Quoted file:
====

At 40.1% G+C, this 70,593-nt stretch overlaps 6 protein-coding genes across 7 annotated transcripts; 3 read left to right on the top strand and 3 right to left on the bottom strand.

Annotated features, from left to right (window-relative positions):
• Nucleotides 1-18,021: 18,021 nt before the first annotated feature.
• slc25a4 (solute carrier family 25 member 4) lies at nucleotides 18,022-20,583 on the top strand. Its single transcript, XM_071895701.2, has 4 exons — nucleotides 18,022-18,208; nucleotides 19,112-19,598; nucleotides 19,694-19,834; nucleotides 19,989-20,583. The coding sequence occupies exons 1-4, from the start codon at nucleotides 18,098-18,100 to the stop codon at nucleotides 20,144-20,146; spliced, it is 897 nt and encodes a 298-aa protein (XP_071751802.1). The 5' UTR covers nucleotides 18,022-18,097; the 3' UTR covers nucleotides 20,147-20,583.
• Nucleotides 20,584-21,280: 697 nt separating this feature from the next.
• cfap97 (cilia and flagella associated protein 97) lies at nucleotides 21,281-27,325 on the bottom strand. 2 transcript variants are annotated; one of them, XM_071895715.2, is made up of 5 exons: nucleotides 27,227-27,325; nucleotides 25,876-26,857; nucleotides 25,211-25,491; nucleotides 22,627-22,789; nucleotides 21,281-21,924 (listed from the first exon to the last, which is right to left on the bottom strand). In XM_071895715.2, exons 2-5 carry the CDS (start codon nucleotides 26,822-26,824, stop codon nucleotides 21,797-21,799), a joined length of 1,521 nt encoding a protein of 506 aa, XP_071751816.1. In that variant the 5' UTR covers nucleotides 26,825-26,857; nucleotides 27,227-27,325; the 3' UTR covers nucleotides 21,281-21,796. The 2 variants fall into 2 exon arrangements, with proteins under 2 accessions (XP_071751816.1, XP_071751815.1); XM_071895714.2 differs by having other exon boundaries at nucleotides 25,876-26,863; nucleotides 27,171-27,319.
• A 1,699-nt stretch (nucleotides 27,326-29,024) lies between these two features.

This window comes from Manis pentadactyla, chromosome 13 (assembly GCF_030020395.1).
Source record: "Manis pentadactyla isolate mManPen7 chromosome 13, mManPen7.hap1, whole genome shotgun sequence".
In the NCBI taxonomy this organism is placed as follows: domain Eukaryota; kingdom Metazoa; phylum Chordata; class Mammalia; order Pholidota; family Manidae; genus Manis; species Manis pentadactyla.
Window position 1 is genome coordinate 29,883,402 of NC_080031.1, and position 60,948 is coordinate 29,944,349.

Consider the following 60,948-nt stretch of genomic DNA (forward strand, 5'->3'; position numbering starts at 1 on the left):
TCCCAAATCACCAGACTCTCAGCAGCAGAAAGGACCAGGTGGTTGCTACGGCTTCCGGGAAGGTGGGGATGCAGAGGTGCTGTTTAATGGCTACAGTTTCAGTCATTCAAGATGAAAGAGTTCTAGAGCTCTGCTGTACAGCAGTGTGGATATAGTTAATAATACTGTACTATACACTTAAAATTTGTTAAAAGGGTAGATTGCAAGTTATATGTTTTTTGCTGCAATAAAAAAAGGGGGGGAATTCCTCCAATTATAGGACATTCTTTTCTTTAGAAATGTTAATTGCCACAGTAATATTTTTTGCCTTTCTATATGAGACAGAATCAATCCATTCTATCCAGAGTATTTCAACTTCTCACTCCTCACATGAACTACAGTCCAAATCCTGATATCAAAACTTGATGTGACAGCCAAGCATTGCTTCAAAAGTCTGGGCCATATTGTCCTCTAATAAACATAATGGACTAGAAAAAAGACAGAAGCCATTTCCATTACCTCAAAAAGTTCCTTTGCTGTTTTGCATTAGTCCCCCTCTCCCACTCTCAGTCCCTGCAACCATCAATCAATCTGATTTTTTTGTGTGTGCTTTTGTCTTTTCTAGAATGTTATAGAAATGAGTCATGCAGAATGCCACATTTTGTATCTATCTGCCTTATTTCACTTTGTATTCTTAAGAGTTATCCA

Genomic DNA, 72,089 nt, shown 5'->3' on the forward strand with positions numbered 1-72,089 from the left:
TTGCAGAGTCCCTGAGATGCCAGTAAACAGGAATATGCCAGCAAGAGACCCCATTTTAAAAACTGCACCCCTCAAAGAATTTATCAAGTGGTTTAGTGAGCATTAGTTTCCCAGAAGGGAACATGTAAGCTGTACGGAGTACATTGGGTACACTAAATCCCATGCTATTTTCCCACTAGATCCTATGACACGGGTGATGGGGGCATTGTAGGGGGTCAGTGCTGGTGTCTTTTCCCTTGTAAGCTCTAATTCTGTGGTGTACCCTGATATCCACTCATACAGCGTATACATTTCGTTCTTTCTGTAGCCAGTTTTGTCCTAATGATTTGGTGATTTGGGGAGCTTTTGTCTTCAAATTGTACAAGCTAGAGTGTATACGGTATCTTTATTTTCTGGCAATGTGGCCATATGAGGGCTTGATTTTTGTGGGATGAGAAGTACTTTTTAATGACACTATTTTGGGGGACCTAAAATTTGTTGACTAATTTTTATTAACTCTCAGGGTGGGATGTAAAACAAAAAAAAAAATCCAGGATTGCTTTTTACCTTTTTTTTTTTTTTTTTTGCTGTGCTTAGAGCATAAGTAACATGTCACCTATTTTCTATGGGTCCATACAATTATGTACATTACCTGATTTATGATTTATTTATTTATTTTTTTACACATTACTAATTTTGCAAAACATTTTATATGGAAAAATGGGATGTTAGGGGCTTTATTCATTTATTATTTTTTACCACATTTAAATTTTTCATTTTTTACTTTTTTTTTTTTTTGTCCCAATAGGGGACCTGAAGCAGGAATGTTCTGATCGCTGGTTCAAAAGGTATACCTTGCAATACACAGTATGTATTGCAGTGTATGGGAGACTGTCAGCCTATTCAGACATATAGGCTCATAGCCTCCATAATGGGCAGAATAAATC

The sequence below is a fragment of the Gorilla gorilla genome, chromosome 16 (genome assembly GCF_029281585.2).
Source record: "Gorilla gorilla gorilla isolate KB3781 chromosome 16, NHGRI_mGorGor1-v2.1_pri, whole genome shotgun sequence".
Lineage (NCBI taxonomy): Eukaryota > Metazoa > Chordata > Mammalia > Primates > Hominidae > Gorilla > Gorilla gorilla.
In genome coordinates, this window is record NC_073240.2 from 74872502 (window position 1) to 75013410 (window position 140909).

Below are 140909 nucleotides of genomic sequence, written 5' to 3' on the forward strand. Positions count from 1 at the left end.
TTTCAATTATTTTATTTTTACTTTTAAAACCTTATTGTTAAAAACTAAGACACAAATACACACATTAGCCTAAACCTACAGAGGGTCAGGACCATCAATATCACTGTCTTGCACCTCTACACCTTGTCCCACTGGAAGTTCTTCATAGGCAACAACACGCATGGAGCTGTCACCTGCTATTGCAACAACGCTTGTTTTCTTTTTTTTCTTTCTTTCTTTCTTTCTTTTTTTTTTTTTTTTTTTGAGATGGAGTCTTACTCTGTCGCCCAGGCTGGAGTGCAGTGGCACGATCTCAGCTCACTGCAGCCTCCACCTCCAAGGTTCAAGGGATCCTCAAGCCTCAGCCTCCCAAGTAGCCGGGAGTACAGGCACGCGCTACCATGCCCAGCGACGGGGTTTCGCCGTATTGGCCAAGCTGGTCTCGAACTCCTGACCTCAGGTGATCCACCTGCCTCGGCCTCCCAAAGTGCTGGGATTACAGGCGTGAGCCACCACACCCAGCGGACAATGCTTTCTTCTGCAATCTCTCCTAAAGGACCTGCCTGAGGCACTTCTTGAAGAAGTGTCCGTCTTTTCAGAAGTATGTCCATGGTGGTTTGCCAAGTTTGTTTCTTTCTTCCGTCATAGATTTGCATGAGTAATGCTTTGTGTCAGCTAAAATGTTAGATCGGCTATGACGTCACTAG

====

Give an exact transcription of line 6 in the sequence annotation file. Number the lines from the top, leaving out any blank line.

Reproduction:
• cfap97 (cilia and flagella associated protein 97) lies at nucleotides 21,281-27,325 on the bottom strand. 2 transcript variants are annotated; one of them, XM_071895715.2, is made up of 5 exons: nucleotides 27,227-27,325; nucleotides 25,876-26,857; nucleotides 25,211-25,491; nucleotides 22,627-22,789; nucleotides 21,281-21,924 (listed from the first exon to the last, which is right to left on the bottom strand). In XM_071895715.2, exons 2-5 carry the CDS (start codon nucleotides 26,822-26,824, stop codon nucleotides 21,797-21,799), a joined length of 1,521 nt encoding a protein of 506 aa, XP_071751816.1. In that variant the 5' UTR covers nucleotides 26,825-26,857; nucleotides 27,227-27,325; the 3' UTR covers nucleotides 21,281-21,796. The 2 variants fall into 2 exon arrangements, with proteins under 2 accessions (XP_071751816.1, XP_071751815.1); XM_071895714.2 differs by having other exon boundaries at nucleotides 25,876-26,863; nucleotides 27,171-27,319.